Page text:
Bioavailability of microsphere-entrapped cyclosporine A in the cornea and aqueous of rabbits

C. Armitage Harper, Bahram Khoobehi, Gholam A. Peyman, Bryan M. Gebhardt, Weldon A. Dunlap

Research output: Contribution to journalArticlepeer-review

25 Scopus citations


Extended release of immunosuppressive drugs and sustained drug levels are desirable for the treatment of corneal graft rejection and other ocular immune disorders. This experiment was conducted with biodegradable microspheres containing cyclosporine A to assess their suitability for achieving this goal. Microspheres containing cyclosporine A were prepared using a solvent evaporation process. A mixture of poly (lactic) and poly(glycolic) acid polymers (50: 50) and cyclosporine A was dissolved in a mixture of chloroform and acetone. The solution was then emulsified in an aqueous solution of polyvinyl alcohol and stirred for 24 hours to evaporate the organic solvent. The final assayed concentration of cyclosporine A was 15.38 mg/mL. A 0.13 mL aliquot (2.0 mg) of the suspension of the microspheres was injected subconjunctivally in 24 eyes of white New Zealand rabbits. The concentration of cyclosporine A in the aqueous and cornea was measured at 6, 12, 24, 48, 72, and 144 hours after injection (n=4 for each group). Corneal levels of cyclosporine A ranged from 2392±70 ng/mL at 6 hours to 1297±459 ng/mL at 144 hours. The aqueous levels ranged from 110±0 ng/mL at 6 hours to 62±11 ng/mL at 144 hours. These data indicate that a microsphere drug delivery system is an effective means of delivering cyclosporine A to the cornea and anterior chamber, and may provide an alternative for the treatment of ocular immune disorders.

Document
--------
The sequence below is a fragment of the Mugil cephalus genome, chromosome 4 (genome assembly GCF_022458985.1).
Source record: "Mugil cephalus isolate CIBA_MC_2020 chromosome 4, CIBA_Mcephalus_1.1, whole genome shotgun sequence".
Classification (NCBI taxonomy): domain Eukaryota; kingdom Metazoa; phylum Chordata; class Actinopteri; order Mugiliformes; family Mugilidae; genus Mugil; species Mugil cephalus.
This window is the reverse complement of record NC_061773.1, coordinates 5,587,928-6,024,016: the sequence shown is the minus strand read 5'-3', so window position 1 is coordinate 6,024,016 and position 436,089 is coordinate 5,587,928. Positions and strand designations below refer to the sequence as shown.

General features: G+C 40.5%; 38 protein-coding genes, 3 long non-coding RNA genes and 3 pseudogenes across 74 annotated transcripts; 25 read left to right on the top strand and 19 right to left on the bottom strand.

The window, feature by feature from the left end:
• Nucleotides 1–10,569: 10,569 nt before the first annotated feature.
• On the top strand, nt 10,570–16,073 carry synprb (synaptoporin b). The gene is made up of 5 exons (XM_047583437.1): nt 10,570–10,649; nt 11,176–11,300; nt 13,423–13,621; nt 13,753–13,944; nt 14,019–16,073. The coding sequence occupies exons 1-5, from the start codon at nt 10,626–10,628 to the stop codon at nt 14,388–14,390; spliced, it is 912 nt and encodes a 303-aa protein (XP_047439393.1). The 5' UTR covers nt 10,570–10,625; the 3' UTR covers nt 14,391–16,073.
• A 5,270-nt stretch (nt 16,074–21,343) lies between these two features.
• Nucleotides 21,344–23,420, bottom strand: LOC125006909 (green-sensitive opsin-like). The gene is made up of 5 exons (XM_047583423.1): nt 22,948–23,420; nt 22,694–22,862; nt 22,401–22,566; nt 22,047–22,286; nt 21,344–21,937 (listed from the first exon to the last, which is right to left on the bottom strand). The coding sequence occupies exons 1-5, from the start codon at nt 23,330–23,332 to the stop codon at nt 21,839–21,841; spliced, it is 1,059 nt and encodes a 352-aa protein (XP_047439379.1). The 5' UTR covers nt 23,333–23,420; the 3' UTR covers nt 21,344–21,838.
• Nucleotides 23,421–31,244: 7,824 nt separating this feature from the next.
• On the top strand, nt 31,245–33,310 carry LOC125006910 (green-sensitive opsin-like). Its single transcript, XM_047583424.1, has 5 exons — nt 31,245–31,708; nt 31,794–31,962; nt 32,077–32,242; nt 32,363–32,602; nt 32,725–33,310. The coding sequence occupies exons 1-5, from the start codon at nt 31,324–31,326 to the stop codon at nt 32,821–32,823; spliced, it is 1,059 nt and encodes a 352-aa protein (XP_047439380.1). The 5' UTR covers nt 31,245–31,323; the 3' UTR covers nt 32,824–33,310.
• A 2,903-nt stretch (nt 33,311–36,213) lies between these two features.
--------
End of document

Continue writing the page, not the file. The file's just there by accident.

Original languageEnglish (US)
Pages (from-to)337-340
Number of pages4
JournalInternational Ophthalmology
Issue number6
StatePublished - Nov 1993
Externally publishedYes


  • cyclosporine A
  • drug delivery
  • immunosuppression
  • microspheres

ASJC Scopus subject areas

  • Ophthalmology


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